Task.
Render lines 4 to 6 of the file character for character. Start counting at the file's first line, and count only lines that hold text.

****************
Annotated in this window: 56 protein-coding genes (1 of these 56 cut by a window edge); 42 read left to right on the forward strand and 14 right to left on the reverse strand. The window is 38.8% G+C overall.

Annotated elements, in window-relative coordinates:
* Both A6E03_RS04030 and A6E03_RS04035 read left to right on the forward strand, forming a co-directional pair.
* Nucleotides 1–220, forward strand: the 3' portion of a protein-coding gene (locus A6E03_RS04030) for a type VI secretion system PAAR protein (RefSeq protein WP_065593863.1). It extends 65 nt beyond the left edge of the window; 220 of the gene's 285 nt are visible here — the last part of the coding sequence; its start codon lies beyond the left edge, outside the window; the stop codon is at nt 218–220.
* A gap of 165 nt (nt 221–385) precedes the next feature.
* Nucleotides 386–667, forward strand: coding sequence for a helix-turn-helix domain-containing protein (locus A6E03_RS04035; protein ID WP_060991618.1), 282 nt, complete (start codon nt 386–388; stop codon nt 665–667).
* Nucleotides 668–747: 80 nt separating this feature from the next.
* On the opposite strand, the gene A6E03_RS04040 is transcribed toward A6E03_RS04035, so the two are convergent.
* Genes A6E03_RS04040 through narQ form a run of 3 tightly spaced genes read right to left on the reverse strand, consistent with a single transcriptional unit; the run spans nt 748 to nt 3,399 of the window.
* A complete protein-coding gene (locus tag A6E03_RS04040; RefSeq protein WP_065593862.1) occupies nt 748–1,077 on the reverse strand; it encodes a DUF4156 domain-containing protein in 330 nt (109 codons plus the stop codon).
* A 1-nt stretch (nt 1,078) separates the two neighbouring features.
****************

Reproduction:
* Nucleotides 1–220, forward strand: the 3' portion of a protein-coding gene (locus A6E03_RS04030) for a type VI secretion system PAAR protein (RefSeq protein WP_065593863.1). It extends 65 nt beyond the left edge of the window; 220 of the gene's 285 nt are visible here — the last part of the coding sequence; its start codon lies beyond the left edge, outside the window; the stop codon is at nt 218–220.
* A gap of 165 nt (nt 221–385) precedes the next feature.
* Nucleotides 386–667, forward strand: coding sequence for a helix-turn-helix domain-containing protein (locus A6E03_RS04035; protein ID WP_060991618.1), 282 nt, complete (start codon nt 386–388; stop codon nt 665–667).